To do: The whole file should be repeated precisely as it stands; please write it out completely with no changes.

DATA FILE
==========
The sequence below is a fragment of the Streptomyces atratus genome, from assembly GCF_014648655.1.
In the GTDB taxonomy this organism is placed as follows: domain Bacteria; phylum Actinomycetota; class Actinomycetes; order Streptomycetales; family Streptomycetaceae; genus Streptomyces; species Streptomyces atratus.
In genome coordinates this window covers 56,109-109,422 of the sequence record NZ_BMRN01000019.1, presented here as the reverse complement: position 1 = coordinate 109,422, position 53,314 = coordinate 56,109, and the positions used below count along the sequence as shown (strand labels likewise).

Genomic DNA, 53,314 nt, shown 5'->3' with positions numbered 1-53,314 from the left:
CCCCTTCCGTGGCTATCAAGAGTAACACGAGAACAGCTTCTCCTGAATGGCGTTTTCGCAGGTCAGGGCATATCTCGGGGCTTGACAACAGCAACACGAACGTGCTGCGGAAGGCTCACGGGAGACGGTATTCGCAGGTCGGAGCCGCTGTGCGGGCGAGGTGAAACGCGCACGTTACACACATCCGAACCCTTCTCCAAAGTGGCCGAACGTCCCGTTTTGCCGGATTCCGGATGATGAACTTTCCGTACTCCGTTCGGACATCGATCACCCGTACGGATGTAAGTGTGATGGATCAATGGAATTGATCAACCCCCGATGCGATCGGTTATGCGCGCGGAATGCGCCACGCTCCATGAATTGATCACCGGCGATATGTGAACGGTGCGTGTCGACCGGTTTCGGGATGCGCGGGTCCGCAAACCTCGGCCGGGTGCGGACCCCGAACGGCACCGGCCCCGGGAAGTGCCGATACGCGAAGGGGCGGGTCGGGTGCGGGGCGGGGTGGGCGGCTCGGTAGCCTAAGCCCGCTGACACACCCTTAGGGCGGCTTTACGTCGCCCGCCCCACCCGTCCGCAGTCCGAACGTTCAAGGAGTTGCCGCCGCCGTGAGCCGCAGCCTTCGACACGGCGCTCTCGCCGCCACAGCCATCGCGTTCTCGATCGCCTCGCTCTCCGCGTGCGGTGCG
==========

The sequence below is a fragment of the Streptomyces atratus genome, from assembly GCF_014648655.1.
In the GTDB taxonomy this organism is placed as follows: domain Bacteria; phylum Actinomycetota; class Actinomycetes; order Streptomycetales; family Streptomycetaceae; genus Streptomyces; species Streptomyces atratus.
In genome coordinates this window covers 56,109-109,422 of the sequence record NZ_BMRN01000019.1, presented here as the reverse complement: position 1 = coordinate 109,422, position 53,314 = coordinate 56,109, and the positions used below count along the sequence as shown (strand labels likewise).

Genomic DNA, 53,314 nt, shown 5'->3' with positions numbered 1-53,314 from the left:
CCCCTTCCGTGGCTATCAAGAGTAACACGAGAACAGCTTCTCCTGAATGGCGTTTTCGCAGGTCAGGGCATATCTCGGGGCTTGACAACAGCAACACGAACGTGCTGCGGAAGGCTCACGGGAGACGGTATTCGCAGGTCGGAGCCGCTGTGCGGGCGAGGTGAAACGCGCACGTTACACACATCCGAACCCTTCTCCAAAGTGGCCGAACGTCCCGTTTTGCCGGATTCCGGATGATGAACTTTCCGTACTCCGTTCGGACATCGATCACCCGTACGGATGTAAGTGTGATGGATCAATGGAATTGATCAACCCCCGATGCGATCGGTTATGCGCGCGGAATGCGCCACGCTCCATGAATTGATCACCGGCGATATGTGAACGGTGCGTGTCGACCGGTTTCGGGATGCGCGGGTCCGCAAACCTCGGCCGGGTGCGGACCCCGAACGGCACCGGCCCCGGGAAGTGCCGATACGCGAAGGGGCGGGTCGGGTGCGGGGCGGGGTGGGCGGCTCGGTAGCCTAAGCCCGCTGACACACCCTTAGGGCGGCTTTACGTCGCCCGCCCCACCCGTCCGCAGTCCGAACGTTCAAGGAGTTGCCGCCGCCGTGAGCCGCAGCCTTCGACACGGCGCTCTCGCCGCCACAGCCATCGCGTTCTCGATCGCCTCGCTCTCCGCGTGCGGTGCG